Until the mid-1980s, post-acute care expenditures accounted for a very small percentage of Medicare spending. These facilities were seen as a less-intensive care option for individuals who were able to avoid the more acute-care hospital setting. Then in 1984, Medicare's acute-care hospital prospective payment system (PPS) was implemented.
This change in reimbursement methodology caused a dramatic shift in patient care. Prior to this time, hospitals submitted bills to Medicare, which in turn would pay the facility in the classic fee-for-service (FFS) methodology. Translation: hospitals provided a medical service, and Medicare paid for it. Under this system, hospitals had little incentive to control costs because the longer the patient stayed in the hospital, the higher the cost, which meant higher levels of reimbursement.
The new goal of Medicare's PPS was to control the costs in hospital care without sacrificing the quality of patient care. Hospitals were now paid a single flat-rate per type of discharge, as determined by the classification of each case into a diagnosis-related group (DRG)1. Any costs above that amount meant that hospital lost money. After this change to the payment system, hospitals quickly sought the option of using a 'step down' facility in order to discharge patents from hospitals sooner.
It may come as no surprise that following this change, Medicare spending for post-acute care services began to grow rapidly. Because the post-acute care facilities were still paid on the FFS model, they had incentive to take patients from the hospitals as early as possible. According to a report from the U.S. Department of Health and Human Services, Medicare payments for skilled nursing facilities and home health care, for example, shot up from $2.5 billion in 1986 to 12 times that much in 1996. Not surprisingly, the supply of each type of post-acute care also grew commensurately to meet the need for patients being discharged from the hospital sooner, but still unable to be discharged directly home.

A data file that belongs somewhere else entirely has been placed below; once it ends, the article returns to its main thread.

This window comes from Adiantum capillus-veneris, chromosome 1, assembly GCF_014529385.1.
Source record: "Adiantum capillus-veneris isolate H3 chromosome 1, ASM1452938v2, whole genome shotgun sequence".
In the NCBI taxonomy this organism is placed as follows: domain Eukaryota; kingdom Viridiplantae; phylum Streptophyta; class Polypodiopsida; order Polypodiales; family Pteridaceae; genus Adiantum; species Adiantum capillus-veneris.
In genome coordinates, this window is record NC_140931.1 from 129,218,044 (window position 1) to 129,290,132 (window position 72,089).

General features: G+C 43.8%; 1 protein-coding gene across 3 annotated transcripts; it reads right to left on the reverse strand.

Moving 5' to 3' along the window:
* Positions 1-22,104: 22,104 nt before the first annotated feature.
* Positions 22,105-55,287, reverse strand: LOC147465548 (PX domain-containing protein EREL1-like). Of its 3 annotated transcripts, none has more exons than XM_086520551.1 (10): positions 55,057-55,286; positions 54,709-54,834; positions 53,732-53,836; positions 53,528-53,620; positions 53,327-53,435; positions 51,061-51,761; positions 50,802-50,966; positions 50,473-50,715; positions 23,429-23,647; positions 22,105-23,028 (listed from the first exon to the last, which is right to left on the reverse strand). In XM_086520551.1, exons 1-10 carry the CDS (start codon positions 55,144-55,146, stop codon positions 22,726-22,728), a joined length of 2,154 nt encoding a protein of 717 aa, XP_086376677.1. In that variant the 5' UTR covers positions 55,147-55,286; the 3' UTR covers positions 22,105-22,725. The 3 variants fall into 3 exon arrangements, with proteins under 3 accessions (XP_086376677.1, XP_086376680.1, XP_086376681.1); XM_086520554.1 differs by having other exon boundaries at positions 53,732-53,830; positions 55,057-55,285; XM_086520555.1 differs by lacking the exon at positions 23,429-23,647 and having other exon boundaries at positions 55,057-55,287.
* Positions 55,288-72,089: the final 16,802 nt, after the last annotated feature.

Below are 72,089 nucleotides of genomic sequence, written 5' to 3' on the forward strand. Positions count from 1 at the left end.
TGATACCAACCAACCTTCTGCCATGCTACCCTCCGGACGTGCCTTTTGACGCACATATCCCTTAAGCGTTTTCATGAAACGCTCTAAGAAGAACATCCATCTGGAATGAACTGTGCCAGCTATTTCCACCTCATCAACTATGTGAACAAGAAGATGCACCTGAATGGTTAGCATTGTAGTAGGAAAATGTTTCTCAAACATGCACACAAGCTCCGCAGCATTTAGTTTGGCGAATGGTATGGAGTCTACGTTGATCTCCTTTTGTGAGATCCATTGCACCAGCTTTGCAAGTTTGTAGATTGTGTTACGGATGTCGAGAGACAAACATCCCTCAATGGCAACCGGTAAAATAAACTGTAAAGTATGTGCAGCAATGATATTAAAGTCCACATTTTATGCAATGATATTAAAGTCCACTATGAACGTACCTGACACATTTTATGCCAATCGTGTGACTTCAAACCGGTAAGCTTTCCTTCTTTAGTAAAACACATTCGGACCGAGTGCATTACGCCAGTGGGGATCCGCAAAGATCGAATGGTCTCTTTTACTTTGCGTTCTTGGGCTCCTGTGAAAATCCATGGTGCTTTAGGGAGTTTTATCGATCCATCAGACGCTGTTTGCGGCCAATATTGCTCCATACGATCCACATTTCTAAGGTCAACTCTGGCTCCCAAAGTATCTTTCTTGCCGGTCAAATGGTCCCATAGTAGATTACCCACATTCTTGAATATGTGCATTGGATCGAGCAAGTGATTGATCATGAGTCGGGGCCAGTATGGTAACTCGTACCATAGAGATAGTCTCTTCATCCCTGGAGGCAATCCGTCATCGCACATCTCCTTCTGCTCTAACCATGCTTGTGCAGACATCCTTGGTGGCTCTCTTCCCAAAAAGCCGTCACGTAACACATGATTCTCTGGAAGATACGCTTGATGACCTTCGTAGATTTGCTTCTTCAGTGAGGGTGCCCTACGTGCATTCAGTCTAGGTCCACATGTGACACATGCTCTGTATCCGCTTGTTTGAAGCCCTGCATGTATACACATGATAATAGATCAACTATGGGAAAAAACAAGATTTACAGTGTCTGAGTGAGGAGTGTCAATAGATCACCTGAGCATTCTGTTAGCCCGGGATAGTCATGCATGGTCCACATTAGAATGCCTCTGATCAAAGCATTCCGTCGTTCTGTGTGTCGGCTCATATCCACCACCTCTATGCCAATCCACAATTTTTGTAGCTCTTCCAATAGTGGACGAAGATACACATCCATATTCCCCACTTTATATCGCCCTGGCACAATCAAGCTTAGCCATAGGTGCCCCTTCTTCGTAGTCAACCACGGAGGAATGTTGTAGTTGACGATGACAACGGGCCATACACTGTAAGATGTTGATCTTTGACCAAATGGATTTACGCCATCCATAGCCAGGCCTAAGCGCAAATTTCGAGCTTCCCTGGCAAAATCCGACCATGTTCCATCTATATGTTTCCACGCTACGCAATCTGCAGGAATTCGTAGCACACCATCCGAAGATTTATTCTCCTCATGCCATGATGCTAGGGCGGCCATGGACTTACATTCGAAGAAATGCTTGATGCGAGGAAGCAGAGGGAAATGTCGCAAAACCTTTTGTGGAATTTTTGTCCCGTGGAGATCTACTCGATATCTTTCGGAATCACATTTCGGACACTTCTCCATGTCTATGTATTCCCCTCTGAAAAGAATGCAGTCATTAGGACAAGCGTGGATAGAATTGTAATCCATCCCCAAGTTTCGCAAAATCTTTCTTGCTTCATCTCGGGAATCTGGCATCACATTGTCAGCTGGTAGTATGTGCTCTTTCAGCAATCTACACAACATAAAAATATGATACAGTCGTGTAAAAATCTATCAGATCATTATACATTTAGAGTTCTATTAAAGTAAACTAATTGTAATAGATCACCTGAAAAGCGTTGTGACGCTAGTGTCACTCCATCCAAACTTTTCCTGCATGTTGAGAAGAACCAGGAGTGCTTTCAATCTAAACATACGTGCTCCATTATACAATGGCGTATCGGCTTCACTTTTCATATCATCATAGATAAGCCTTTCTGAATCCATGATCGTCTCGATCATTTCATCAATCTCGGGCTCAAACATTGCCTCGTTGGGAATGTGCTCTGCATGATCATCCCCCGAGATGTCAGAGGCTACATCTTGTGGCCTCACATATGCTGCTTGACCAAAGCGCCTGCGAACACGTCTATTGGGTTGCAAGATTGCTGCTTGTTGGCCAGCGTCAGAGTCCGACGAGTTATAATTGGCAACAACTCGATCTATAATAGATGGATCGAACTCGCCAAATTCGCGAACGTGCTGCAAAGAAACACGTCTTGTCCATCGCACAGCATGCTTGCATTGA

Of course, the rapid rise of the post-acute care sector also brought some challenges, and some persist to this day. The variability and inconsistency in cost, quality, and kinds of services offered among the various types of post-acute care providers has raised concerns with many policymakers2. In addition, concerns remain about provider incentives to discharge patients for financial reasons rather than quality-of-care reasons have also been addressed.
Over the course of the last decade, the integration of post-acute care services with America's skilled nursing and rehabilitation facilities has changed the healthcare delivery system. For example, the nature of post-acute care in nursing facilities is clearly evolving, as skilled nursing facilities now have the capabilities to treat more short-stay patients and provide intensive medical care for patients requiring a greater variety of complex care services.
Providers are motivated to solve the financial incentive problem without sacrificing the quality of care offered to the patient. This has led to some substantial improvements in post-acute care offerings. Unlike nursing homes of the past that served primarily as long-term care settings, the 21st-century nursing home provides patients with a myriad of services including medical, rehabilitative, and therapeutic care. In previous years, patients would have to remain in the hospital following life-saving surgery, medical complications, or a serious accident. Today, patients increasingly are turning to free-standing nursing and rehabilitation facilities to receive the multifaceted post-acute care they require.
In the years ahead, eviCore's role in the delivery of post-acute care will continue to evolve, and likely expand. Trends suggest that post-acute care facilities will admit more and more patients following a hospital visit, provide them with specialized care, and send them home—and we are prepared to go beyond standard utilization review and prior authorization processes to coordinate the post-acute recovery process.
1 Guterman S, Dobson A. Impact of the Medicare prospective payment system for hospitals. Health Care Financing Review. 1986;7(3):97-114.
2Liu, Korbin, Barbara Gage, Jennie Harvell, David Stevenson, and Niall Brennan. MEDICARE'S POST-ACUTE CARE BENEFIT: BACKGROUND, TRENDS, AND ISSUES TO BE FACED. Rep. N.p.: US Department of Health and Human Services, n.d. ASPE. The Urban Institute, 21 Feb. 2017. Web. 20 Apr. 2017.